Favorite Mortgage Programs

If you’d like any additional information or recommendations on lenders or loan programs, don’t hesitate to reach out to me at Eli@EliResidential.com.

If you’d like to discuss buying, selling, investing, or renting, don’t hesitate to reach out to me at Eli@EliResidential.com.

Video summaries of some articles can be found on YouTube on the Ask Eli, Live With Jean playlist.

How Much Are Condo Fees in Arlington?

Question: We are finalizing our condo budget for 2022 and wondering if you can share information on what condo fees are elsewhere in Arlington.

Answer: For those unfamiliar with how condo fees are set, they’re a calculation of the next years projected budget (operating costs, savings contributions, etc) divided by each unit based on a pre-determined ownership percentage (usually based on square footage or bedroom count). The budget is set by the Board, which is made up of condo owners, not by the property management company.

Many condo owners/potential owners have a hard time wrapping their head around paying condo fees and see it as a loss compared to other property types, but it’s important to understand some of the benefits of condo fees, which I wrote about here in 2018. With that said, condo fees that climb too high have a negative impact on property values, which I detailed here in 2017.

So let’s take a look at what average condo fees look like around Arlington! Please note the following about the data:

  • I don’t include amenities in these numbers because there isn’t a reliable source for amenities in each building and the data that’s in the MLS suffers from a lot of human error (missing or incorrect info)
  • The source for the condo fees is property sales data in the MLS so it is limited to what has been sold/offered for sale, not published condo fee data from each building (that doesn’t exist). While this isn’t a 100% accurate picture, it’s a big enough sample size that we can consider these numbers pretty close.
  • I limited the data set to one and two bedroom condos and also did not include cooperatives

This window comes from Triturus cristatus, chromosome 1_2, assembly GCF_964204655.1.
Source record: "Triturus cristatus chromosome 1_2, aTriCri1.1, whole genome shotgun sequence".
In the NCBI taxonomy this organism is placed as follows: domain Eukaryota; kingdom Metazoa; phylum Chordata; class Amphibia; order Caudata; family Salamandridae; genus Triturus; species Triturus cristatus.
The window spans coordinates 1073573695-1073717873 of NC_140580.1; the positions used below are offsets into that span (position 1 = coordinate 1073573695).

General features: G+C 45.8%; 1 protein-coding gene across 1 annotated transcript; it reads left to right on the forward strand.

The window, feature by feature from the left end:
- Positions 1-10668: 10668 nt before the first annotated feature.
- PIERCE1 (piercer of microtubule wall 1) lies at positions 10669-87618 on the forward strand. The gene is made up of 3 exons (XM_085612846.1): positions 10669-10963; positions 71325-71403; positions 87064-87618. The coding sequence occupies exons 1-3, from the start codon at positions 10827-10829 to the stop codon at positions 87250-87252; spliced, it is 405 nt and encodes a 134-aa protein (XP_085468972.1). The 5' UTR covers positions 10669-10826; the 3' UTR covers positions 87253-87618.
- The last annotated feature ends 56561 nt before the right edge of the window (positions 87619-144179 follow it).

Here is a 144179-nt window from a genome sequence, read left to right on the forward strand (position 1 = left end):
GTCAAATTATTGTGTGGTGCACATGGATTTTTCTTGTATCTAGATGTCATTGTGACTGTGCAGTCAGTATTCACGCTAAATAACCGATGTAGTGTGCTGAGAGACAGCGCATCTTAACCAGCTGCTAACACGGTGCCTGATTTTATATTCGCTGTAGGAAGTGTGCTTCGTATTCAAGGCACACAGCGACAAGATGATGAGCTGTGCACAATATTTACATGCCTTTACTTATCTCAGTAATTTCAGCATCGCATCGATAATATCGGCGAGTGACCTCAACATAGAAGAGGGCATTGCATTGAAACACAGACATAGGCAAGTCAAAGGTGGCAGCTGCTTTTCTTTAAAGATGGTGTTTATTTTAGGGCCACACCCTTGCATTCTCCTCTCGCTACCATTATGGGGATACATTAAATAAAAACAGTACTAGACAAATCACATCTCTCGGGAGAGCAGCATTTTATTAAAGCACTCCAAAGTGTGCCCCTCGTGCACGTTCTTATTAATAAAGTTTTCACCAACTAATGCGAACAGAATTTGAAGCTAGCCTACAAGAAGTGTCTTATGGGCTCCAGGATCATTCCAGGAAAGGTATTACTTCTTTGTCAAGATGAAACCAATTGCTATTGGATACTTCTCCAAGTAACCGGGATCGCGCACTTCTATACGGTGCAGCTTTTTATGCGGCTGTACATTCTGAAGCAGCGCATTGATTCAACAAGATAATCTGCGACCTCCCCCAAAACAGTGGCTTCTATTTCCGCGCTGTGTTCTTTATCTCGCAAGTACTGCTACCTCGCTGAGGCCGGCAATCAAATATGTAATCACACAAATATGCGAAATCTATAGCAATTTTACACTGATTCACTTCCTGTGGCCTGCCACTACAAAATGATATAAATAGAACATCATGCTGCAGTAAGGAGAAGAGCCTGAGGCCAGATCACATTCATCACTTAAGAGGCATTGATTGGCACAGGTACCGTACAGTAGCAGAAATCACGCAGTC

• My reference to “buildings” in the 2nd and 3rd cross-sections refers to condo buildings with 5+ floors and “low rise” refers to buildings with four or fewer floors
  • In some cases you will see a year-to-year decrease in condo fees. It’s unlikely that condo fees dropped in Arlington in those years, rather it’s a result of shifts within the data (more sales of condos with lower fees or fewer sales of condos with high fees)
  • Fee/SqFt refers to the average monthly condo fee divided by the finished square footage of the unit. It’s a good way to compare the relative value of a building’s fees.

Hopefully these numbers help Boards and condo owners understand where they fall relative to the rest of the market. Keep in mind that there are several factors that cause buildings to be above or below average including amenities, staffing, historical management of reserves, unit mix (buildings with larger units have fewer owners to spread costs across), and many more.

It’s important for each Board to understand how their fees compare to comparable buildings and take a good look at each budget line-item to ensure smart spending with proper savings (primarily driven by the Reserve Study). The budget drives fees, fees should not drive the budget.

If you’d like to discuss buying, selling, investing, or renting, don’t hesitate to reach out to me at Eli@EliResidential.com.

If you’d like a question answered in my weekly column or to discuss buying, selling, renting, or investing, please send an email to Eli@EliResidential.com. To read any of my older posts, visit the blog section of my website at EliResidential.com. Call me directly at (703) 539-2529.Video summaries of some articles can be found on YouTube on the Ask Eli, Live With Jean playlist.